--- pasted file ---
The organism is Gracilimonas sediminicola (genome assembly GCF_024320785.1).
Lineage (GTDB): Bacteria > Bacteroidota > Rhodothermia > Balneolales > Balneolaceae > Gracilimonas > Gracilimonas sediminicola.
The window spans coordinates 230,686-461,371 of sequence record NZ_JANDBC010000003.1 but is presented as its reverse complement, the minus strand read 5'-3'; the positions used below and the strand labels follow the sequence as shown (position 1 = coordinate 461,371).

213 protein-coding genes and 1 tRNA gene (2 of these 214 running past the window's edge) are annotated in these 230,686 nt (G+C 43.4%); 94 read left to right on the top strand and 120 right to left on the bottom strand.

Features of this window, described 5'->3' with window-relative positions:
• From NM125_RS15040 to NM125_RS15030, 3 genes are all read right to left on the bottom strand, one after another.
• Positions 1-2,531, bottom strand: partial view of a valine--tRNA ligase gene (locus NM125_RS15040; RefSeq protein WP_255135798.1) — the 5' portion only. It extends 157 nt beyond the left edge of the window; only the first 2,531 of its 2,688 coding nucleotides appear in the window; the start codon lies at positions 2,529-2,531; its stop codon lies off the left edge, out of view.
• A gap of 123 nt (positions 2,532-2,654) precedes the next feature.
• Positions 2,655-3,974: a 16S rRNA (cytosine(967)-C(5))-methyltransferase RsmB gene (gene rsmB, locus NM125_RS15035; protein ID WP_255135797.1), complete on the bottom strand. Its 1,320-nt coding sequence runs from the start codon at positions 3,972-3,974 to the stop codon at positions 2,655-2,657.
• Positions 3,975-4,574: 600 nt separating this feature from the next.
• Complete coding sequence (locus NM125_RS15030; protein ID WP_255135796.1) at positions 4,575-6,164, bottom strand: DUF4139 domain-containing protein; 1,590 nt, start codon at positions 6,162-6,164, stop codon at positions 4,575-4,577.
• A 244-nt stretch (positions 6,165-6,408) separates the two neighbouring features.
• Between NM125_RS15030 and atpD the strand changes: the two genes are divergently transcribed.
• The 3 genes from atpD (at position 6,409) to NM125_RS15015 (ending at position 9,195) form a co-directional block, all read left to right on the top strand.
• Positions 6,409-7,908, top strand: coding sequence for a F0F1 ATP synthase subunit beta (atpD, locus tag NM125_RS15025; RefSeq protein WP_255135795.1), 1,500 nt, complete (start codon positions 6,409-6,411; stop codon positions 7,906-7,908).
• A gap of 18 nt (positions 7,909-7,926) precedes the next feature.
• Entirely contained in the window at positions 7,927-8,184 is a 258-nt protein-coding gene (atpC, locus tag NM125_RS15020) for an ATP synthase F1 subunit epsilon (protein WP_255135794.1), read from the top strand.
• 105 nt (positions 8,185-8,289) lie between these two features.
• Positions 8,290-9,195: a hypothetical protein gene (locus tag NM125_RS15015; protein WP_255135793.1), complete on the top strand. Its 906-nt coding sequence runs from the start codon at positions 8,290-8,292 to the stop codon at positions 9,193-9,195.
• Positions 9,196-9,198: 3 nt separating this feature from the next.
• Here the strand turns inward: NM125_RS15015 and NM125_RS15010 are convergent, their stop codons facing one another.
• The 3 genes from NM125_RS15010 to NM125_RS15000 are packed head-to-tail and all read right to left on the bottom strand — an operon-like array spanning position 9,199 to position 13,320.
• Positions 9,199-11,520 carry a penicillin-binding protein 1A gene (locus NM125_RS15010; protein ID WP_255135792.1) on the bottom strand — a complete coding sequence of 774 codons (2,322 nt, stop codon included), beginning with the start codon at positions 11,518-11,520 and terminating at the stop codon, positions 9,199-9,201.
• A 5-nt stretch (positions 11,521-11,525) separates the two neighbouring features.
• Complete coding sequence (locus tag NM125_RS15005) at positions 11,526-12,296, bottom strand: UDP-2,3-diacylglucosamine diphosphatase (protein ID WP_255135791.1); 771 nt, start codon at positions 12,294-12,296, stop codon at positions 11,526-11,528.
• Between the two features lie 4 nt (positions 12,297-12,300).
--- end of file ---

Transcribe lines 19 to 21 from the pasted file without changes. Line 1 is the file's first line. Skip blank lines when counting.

• Positions 8,290-9,195: a hypothetical protein gene (locus tag NM125_RS15015; protein WP_255135793.1), complete on the top strand. Its 906-nt coding sequence runs from the start codon at positions 8,290-8,292 to the stop codon at positions 9,193-9,195.
• Positions 9,196-9,198: 3 nt separating this feature from the next.
• Here the strand turns inward: NM125_RS15015 and NM125_RS15010 are convergent, their stop codons facing one another.